Binding Syntax

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As you work with variables in Octopus, you can using Octopus's special binding syntax to refer to variables. It uses the form:

#{MyVariable}

To reference a variable named MyVariable from within the value of another variable. See output variables for a working example.

The binding syntax used by Octopus also supports many other constructs, such as loops, conditionals, and filters. You can learn more in the variable substitution syntax section.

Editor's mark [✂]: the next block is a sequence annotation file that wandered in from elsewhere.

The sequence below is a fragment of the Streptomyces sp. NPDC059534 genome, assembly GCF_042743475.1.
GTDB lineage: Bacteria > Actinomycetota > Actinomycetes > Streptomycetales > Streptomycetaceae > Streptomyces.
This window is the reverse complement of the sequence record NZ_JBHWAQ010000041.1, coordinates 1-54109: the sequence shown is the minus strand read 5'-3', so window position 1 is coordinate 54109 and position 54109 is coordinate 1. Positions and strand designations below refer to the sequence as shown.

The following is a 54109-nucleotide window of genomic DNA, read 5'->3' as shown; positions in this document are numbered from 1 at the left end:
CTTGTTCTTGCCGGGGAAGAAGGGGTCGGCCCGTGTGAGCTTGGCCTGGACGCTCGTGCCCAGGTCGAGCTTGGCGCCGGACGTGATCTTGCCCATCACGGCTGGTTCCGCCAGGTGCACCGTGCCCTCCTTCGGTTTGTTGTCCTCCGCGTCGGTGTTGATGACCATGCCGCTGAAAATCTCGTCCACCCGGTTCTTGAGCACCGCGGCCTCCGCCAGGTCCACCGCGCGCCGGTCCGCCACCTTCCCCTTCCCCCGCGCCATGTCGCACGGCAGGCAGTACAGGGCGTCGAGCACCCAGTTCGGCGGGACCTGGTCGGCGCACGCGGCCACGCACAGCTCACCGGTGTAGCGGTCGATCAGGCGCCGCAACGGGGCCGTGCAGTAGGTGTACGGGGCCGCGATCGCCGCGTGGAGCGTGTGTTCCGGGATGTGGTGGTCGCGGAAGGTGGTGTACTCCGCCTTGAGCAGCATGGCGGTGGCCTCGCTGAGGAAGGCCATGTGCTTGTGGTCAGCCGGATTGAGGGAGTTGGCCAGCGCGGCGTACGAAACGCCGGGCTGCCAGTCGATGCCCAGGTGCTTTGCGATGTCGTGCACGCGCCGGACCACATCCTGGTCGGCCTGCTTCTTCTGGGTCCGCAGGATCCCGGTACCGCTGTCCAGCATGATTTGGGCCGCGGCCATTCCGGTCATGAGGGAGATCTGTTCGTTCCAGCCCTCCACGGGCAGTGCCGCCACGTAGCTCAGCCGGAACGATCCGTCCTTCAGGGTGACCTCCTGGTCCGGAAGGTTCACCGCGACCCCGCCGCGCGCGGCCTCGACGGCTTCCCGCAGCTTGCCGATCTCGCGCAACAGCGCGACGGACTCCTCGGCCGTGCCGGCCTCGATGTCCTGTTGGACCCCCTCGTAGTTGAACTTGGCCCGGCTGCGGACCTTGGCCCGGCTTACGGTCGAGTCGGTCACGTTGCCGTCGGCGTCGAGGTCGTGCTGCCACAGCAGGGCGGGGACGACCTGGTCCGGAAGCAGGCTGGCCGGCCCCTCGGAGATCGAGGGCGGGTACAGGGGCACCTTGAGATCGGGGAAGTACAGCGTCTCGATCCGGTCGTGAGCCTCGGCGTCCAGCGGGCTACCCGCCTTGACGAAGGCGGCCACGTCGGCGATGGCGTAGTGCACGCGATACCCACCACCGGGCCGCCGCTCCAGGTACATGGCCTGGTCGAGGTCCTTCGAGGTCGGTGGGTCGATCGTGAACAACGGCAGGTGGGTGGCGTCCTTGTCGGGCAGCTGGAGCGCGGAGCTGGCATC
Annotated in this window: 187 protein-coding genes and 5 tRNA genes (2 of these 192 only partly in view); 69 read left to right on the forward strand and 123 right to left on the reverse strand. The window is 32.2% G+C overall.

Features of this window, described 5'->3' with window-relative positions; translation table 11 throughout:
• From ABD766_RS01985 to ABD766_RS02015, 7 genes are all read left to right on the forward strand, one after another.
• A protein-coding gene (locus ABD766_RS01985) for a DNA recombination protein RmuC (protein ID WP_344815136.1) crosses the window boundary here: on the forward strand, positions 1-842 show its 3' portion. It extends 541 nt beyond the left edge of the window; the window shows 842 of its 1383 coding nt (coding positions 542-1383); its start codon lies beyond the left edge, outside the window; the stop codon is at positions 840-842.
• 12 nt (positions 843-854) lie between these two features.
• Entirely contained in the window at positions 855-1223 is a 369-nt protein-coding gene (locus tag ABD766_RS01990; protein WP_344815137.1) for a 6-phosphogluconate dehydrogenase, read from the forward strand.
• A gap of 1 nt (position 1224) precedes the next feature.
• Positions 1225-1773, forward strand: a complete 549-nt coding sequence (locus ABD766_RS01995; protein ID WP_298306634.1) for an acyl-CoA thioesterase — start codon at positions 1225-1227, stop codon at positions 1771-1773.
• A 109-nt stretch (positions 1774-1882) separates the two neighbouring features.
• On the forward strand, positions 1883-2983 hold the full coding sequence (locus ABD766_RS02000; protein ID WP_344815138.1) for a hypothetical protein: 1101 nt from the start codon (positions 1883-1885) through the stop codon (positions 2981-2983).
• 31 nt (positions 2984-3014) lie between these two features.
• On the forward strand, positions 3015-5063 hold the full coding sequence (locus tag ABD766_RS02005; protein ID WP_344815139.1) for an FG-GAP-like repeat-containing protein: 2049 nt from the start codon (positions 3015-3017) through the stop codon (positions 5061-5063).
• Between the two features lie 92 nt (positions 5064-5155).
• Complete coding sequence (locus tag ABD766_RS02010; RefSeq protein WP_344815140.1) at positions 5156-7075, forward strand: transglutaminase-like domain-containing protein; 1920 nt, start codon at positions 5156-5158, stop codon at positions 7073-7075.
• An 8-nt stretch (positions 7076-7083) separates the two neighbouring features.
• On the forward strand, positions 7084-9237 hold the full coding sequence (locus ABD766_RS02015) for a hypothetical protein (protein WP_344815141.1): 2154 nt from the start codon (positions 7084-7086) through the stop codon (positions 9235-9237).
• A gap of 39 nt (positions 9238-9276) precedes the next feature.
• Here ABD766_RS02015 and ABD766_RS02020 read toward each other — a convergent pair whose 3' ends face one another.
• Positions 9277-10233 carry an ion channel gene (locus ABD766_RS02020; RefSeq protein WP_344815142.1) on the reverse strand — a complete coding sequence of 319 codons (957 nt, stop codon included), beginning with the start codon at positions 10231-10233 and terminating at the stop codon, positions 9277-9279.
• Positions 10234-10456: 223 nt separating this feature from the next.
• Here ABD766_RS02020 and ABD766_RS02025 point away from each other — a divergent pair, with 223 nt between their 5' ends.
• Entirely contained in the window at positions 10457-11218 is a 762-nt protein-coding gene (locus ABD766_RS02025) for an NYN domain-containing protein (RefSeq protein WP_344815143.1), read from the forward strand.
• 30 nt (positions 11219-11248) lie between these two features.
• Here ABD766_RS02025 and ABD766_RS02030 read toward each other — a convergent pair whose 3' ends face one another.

Referencing Variables in Step Definitions

This binding syntax can also be used to dynamically change the values of deployment step settings. If variables are scoped, this makes it really easy to alter a deployment step settings based on the target environment.

Most text fields that support binding to variables will have a variable insert button:

For settings that support variables but aren't text (such as drop downs or checkboxes), a button is displayed to toggle custom expression modes:

Binding One Variable to Another

You can reference variables from other variables: